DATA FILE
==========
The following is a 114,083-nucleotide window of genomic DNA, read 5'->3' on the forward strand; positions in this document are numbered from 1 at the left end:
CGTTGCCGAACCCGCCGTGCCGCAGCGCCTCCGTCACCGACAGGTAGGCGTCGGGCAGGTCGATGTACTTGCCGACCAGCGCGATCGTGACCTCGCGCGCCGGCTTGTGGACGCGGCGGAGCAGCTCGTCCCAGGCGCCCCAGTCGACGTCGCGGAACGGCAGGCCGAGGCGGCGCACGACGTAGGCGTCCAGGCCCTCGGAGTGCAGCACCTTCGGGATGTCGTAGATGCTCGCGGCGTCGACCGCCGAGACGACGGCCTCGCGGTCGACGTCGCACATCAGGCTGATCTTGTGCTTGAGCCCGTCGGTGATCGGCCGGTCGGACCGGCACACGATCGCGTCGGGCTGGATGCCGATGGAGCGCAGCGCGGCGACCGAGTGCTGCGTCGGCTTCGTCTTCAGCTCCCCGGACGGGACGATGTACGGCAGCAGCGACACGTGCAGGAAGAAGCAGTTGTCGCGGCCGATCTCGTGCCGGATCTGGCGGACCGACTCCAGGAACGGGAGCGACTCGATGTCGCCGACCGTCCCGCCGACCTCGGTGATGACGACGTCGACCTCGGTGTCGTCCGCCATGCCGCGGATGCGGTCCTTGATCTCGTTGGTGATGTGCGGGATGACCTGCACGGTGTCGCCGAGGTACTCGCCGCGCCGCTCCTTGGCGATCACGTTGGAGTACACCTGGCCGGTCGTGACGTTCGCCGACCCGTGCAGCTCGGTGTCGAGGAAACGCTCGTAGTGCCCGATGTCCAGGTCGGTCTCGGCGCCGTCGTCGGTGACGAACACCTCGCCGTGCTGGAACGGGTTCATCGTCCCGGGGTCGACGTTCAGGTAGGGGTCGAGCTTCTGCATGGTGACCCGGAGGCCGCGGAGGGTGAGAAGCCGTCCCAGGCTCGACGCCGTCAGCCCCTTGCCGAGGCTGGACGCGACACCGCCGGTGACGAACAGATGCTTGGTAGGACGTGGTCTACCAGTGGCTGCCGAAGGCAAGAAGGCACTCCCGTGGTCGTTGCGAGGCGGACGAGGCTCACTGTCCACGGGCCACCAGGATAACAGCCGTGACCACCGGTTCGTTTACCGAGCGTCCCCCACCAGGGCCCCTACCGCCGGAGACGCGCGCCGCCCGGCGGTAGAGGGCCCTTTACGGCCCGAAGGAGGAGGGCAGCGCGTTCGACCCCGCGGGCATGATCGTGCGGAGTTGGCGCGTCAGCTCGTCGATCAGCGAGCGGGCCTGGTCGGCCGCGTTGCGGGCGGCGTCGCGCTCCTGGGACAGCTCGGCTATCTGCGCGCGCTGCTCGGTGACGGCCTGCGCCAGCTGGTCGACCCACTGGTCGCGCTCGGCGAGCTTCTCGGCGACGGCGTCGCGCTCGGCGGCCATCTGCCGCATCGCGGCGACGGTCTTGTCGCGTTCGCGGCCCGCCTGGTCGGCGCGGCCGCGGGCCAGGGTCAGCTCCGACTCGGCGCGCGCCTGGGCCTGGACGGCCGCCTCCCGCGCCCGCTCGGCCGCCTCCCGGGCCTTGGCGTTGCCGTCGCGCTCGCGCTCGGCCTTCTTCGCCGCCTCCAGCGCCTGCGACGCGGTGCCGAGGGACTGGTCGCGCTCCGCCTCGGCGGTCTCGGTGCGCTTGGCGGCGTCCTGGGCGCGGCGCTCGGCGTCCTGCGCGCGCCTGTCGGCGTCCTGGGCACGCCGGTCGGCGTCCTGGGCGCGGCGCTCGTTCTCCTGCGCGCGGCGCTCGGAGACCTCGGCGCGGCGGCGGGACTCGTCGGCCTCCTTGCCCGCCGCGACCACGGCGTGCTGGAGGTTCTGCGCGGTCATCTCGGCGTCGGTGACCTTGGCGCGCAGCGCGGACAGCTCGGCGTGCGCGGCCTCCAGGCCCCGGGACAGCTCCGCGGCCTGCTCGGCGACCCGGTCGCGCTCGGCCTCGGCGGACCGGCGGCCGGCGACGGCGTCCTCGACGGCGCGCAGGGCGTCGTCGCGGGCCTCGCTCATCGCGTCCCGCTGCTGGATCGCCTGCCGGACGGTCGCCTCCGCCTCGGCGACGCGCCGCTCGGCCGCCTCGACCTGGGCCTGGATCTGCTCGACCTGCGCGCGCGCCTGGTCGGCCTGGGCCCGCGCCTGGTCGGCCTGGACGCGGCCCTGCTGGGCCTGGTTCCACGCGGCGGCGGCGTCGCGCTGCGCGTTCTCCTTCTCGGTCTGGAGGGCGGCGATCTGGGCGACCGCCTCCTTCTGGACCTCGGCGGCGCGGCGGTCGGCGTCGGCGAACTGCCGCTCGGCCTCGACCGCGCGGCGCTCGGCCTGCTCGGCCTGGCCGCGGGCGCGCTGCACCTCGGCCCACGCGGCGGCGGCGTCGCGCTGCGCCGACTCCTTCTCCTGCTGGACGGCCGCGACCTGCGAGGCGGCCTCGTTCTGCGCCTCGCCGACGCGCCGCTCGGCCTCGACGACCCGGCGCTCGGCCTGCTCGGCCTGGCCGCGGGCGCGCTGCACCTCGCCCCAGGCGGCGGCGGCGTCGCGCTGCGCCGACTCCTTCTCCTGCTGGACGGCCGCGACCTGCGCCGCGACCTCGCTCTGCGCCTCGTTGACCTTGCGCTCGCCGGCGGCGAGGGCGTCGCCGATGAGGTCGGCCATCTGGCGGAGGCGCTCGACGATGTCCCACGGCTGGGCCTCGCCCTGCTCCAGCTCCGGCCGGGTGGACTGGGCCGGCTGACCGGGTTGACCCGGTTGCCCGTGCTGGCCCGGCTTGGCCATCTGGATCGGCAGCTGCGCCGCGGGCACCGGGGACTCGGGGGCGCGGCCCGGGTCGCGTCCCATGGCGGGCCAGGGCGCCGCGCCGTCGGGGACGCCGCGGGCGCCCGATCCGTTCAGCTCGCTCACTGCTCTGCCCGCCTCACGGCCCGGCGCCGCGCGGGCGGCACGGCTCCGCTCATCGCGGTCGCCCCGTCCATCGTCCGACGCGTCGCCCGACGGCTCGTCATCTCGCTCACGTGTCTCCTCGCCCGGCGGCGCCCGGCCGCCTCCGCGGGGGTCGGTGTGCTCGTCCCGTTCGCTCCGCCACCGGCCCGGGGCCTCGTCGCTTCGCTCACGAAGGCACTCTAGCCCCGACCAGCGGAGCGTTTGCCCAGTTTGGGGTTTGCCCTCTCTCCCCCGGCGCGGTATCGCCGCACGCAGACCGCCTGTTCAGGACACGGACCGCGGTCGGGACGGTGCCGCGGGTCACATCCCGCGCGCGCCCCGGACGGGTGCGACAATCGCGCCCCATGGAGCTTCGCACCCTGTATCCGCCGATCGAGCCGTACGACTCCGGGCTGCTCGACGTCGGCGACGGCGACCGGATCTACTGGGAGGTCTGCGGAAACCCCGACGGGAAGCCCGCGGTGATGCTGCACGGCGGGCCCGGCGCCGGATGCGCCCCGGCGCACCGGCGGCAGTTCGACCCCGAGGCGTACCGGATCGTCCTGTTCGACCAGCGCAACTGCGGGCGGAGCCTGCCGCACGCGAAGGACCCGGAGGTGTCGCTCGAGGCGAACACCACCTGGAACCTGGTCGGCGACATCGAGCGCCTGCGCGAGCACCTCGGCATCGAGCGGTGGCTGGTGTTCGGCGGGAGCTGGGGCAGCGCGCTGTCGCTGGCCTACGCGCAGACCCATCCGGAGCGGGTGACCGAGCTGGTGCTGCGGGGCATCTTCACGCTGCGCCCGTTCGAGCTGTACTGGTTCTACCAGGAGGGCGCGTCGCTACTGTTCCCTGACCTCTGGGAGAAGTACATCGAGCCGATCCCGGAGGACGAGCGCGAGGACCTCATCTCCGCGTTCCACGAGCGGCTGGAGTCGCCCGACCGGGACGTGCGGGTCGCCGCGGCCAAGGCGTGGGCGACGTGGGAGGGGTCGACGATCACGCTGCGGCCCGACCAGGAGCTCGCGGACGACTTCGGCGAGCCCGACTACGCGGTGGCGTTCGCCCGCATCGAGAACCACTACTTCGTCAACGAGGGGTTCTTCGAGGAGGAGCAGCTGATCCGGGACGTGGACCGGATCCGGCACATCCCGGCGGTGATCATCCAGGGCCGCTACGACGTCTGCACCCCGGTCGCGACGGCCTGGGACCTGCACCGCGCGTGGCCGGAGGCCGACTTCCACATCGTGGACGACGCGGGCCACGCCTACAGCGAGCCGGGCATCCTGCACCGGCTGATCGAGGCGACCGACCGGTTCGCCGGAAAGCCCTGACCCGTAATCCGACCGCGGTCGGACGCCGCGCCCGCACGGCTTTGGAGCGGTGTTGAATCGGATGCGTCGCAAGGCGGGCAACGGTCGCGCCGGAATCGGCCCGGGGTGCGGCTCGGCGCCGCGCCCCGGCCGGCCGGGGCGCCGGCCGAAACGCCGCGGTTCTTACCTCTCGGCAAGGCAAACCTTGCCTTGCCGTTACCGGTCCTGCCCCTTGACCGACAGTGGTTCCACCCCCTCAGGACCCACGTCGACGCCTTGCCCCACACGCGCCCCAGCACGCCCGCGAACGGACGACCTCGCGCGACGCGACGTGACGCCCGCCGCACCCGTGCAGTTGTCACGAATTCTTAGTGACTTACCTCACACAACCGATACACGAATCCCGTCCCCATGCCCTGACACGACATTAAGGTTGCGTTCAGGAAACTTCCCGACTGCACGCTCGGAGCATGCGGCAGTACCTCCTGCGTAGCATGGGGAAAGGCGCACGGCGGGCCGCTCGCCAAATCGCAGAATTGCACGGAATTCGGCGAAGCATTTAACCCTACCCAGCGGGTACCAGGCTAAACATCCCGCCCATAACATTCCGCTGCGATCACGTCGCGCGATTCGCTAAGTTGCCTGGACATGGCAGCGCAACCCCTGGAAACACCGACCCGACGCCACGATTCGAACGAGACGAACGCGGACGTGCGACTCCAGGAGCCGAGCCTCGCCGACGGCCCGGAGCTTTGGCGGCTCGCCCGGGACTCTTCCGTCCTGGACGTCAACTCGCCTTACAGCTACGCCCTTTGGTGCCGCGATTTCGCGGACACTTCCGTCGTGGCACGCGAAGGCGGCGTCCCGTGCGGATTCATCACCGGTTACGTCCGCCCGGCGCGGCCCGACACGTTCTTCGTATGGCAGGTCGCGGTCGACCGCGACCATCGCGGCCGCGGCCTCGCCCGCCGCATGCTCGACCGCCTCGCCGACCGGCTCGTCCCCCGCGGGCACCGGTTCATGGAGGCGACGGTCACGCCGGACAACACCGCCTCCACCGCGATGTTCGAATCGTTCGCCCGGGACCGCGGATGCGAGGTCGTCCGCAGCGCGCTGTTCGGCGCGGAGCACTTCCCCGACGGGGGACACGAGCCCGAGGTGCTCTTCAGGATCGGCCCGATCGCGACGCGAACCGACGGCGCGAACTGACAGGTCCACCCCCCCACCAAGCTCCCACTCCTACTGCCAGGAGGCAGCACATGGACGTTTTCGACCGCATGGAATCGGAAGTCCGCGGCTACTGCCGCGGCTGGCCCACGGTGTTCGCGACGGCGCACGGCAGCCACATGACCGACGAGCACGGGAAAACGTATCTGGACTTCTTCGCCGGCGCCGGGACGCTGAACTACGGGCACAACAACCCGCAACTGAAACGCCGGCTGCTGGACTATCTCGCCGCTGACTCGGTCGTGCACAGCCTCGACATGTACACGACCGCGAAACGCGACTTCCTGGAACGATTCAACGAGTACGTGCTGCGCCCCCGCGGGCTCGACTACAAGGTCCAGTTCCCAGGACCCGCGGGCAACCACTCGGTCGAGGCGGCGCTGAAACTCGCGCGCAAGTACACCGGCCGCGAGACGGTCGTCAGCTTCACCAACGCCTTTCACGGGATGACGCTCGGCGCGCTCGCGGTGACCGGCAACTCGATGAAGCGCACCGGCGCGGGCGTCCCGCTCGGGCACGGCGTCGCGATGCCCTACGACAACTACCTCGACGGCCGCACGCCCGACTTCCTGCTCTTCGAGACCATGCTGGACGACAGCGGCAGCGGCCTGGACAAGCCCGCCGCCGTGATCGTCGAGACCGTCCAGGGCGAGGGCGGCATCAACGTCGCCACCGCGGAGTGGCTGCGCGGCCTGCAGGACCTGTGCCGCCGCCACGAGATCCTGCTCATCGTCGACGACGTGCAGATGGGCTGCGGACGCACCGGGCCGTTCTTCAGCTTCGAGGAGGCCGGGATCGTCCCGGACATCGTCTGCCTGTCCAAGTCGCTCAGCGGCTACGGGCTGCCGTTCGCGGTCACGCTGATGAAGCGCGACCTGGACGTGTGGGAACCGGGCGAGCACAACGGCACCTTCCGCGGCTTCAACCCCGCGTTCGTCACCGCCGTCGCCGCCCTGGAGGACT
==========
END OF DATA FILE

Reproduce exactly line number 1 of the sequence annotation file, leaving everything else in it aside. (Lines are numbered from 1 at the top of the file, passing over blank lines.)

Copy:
The following is a 114,083-nucleotide window of genomic DNA, read 5'->3' on the forward strand; positions in this document are numbered from 1 at the left end: